IGF-1 LR3 is an analogue of IGF-1. The molecule is longer than IGF-1 by 13 amino acids and has a single amino acid substitution at the 3 position (arginine in for glutamine). These changes make IGF-1 LR3 more potent and provide it with a longer half-life (30 hours versus 15) compared to endogenous IGF-1. IGF-1 LR3 biochemistry is complicated by the sheer number of interactions that occur between IGF-1 LR3 and other endogenous hormones.
IGF-1 LR3 and Human Growth Hormone
Human growth hormone (hGH or HGH) is released from the anterior pituitary gland in the brain. One of its main functions is to stimulate the production and release of IGF-1 in the liver. IGF-1 then goes on to promote cell growth and division. HGH has a number of effects that IGF-1 does not have. For instance, HGH stimulates the immune system, affects thyroid hormone levels, and causes hypertrophy (growth in size) of a number of cells.
Exogenously administered IGF-1 LR3 has been shown, in animal testing, to produce some of the effects that growth hormone produces. For instance, IGF-1 LR3 can stimulate muscle growth and increase fat metabolism. It does not, however, affect the immune system or thyroid hormone levels. IGF-1 LR3 will cause hyperplasia (cell division) rather than hypertrophy. IFG-1 levels to not appear to affect HGH secretion or regulation. IGF-1 LR3 has been shown to have little to no effect on growth hormone levels in animal testing.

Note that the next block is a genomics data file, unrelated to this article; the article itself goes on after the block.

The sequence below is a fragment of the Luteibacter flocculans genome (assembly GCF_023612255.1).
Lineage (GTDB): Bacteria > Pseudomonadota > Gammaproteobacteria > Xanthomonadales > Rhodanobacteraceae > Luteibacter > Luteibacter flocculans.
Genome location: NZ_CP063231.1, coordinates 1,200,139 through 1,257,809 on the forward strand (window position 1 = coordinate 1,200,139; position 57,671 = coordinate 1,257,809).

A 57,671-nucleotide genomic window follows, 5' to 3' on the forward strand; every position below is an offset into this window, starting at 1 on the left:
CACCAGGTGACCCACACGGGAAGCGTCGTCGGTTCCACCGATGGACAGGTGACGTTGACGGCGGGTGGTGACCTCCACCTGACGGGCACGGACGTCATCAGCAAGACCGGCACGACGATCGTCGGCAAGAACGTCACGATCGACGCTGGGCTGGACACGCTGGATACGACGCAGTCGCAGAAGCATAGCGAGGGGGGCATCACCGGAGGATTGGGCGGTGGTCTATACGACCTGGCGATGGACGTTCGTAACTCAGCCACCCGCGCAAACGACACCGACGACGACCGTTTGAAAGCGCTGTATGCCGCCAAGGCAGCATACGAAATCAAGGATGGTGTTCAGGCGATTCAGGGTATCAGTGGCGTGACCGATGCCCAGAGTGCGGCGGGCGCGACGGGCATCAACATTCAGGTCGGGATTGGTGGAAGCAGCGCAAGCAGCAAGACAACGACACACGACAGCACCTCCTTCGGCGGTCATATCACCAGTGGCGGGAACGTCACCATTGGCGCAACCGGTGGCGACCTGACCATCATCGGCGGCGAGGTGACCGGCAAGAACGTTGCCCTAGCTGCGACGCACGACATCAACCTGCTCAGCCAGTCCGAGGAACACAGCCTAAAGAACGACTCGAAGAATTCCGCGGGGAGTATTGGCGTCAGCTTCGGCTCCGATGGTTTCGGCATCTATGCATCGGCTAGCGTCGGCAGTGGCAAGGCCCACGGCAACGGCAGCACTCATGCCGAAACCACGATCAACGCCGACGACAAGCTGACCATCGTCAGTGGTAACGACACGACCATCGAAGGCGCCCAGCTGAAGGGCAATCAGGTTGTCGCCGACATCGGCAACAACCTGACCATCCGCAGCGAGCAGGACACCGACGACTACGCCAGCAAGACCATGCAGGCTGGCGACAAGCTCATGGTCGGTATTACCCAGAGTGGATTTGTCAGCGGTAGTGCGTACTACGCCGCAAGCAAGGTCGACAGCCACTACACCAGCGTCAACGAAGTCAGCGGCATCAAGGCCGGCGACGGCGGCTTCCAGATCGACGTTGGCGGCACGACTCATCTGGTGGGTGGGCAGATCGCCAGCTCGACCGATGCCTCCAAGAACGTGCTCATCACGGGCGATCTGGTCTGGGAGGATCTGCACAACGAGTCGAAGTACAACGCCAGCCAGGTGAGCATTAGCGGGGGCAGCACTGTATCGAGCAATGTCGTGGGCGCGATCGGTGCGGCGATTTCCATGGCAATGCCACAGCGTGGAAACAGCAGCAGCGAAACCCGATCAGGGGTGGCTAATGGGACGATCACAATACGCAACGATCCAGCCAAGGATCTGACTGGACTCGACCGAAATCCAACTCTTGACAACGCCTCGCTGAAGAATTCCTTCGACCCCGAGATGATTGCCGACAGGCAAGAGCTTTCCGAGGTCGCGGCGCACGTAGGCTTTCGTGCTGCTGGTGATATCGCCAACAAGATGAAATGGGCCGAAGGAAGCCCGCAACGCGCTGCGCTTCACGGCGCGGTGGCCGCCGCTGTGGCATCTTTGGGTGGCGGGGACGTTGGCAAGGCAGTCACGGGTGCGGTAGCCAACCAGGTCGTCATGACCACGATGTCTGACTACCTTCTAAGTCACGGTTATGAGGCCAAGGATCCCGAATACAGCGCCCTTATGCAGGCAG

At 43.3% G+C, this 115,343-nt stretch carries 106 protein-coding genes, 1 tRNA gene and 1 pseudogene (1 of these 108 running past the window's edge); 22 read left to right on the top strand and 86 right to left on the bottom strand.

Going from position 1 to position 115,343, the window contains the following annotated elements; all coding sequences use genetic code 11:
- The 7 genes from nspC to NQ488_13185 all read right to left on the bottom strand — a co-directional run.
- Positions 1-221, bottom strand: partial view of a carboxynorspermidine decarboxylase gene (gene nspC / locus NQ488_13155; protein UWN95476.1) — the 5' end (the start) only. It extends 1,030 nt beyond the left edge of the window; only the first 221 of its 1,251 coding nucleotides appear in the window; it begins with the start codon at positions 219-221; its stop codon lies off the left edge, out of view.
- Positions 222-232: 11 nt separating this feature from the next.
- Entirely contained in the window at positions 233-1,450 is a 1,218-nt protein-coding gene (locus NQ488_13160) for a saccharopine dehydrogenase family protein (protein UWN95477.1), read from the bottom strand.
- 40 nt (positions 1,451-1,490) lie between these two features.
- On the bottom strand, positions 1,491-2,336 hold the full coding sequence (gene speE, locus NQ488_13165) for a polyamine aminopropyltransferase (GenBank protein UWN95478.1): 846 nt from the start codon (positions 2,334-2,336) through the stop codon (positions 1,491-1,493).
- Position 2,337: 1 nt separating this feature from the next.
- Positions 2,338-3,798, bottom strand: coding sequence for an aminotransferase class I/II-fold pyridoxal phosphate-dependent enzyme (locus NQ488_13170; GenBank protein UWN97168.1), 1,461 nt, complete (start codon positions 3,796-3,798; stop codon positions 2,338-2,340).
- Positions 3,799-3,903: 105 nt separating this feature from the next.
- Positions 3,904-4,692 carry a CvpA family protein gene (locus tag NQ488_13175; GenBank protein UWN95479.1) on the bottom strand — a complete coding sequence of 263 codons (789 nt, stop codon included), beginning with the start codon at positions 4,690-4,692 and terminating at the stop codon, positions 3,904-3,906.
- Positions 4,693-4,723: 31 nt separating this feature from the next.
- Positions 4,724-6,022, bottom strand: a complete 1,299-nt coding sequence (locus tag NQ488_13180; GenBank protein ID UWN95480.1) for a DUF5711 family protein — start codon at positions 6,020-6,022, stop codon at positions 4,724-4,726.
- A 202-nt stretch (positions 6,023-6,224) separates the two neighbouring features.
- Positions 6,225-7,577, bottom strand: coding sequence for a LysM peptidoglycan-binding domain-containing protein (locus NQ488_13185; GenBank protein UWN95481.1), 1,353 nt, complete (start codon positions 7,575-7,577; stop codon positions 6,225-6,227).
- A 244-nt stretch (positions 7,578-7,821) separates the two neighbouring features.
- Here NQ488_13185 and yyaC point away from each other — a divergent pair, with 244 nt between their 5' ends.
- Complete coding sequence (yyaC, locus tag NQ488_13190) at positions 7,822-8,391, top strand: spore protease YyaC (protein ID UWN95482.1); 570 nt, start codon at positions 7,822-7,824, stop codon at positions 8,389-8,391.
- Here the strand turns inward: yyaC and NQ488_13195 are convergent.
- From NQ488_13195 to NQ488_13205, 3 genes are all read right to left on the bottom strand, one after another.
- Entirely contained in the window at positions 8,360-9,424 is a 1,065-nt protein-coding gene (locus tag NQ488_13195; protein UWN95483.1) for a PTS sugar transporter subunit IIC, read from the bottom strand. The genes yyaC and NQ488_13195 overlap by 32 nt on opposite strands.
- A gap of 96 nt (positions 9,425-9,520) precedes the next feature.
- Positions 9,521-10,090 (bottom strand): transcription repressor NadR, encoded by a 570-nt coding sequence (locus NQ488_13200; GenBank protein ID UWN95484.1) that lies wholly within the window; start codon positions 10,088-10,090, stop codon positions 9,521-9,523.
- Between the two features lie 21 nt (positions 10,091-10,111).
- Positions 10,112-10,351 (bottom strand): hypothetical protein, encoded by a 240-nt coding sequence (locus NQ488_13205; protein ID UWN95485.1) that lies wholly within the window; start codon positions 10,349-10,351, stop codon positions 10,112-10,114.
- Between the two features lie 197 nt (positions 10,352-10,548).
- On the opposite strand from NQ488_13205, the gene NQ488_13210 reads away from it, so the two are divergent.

IGF-1 LR3 and Insulin
IGF-1 and its analogues bind readily to the insulin receptor. At relatively low doses, exogenously administered IFG-1 LR3 appears to lower blood glucose levels directly while lowering blood insulin levels both directly and indirectly. As a result, IGF-1 LR3 appears to decrease the risk of developing insulin resistance and thus diabetes. Studies in diabetic animals suggest that, when IGF-1 LR3 is administered in physiologic doses, less insulin can be administered (roughly 10% less) with excellent blood sugar control. At higher doses, IGF-1 LR3 increases the risk of hypoglycemia (abnormally low blood sugar) by about ten-fold.
IGF-1 LR3 and Testosterone
There isn’t a great deal of research into the effects of IGF-1 LR3 administration and testosterone levels. Limited evidence suggests that the two hormones are synergistic and that IGF-1 LR3 can even reverse testicular atrophy due to low levels of testosterone. This makes sense given that research into the effects of testosterone on IGF-1 levels in neonatal foreskin fibroblasts has found that testosterone increases IGF-1 levels1. Higher IGF-1 levels may increase male sexual function, a finding that has led to the investigation of IGF-1 LR3 to treat erectile dysfunction and reduced fertility in men.
IGF-1 LR3 and Glucocorticoids
Glucocorticoids are secreted from the adrenal glands and play a prominent role in controlling inflammation throughout the body. New research suggests that IGF-1 is an integral part of at least one aspect of the glucocorticoid signaling pathway. Glucocorticoids, which have long been associated with muscle wasting and adipose tissue gain, appear to increase the resistance of certain cells to the effects of IGF-12 . Understanding this interaction may allow physicians to prescribe IGF-1 analogues, like IGF-1 LR3, to counteract some of the negative effects of glucocorticoids. This could potentially allow individuals to take much higher doses of glucocorticoid or even to take the drug for longer durations to time to achieve lasting relief from pain, autoimmune diseases, or general inflammation.
1. Ashton, W. S., Degnan, B. M., Daniel, A. & Francis, G. L. Testosterone increases insulin-like growth factor-1 and insulin-like growth factor-binding protein. Ann. Clin. Lab. Sci.25, 381-388 (1995).
2. Hanaoka, B. Y., Peterson, C. A., Horbinski, C. & Crofford, L. J. Implications of glucocorticoid therapy in idiopathic inflammatory myopathies. Nat. Rev. Rheumatol.8, 448-457 (2012).